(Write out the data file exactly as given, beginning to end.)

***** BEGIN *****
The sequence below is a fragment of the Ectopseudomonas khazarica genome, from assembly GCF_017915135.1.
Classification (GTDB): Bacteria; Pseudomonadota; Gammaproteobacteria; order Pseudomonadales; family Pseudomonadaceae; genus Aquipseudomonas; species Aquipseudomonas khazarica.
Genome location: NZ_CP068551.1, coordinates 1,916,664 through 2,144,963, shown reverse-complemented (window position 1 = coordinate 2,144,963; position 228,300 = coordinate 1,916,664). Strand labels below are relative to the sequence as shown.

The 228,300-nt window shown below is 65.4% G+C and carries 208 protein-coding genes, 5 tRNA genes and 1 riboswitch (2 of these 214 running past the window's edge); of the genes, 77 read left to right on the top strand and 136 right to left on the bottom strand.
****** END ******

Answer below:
The sequence below is a fragment of the Ectopseudomonas khazarica genome, from assembly GCF_017915135.1.
Classification (GTDB): Bacteria; Pseudomonadota; Gammaproteobacteria; order Pseudomonadales; family Pseudomonadaceae; genus Aquipseudomonas; species Aquipseudomonas khazarica.
Genome location: NZ_CP068551.1, coordinates 1,916,664 through 2,144,963, shown reverse-complemented (window position 1 = coordinate 2,144,963; position 228,300 = coordinate 1,916,664). Strand labels below are relative to the sequence as shown.

The 228,300-nt window shown below is 65.4% G+C and carries 208 protein-coding genes, 5 tRNA genes and 1 riboswitch (2 of these 214 running past the window's edge); of the genes, 77 read left to right on the top strand and 136 right to left on the bottom strand.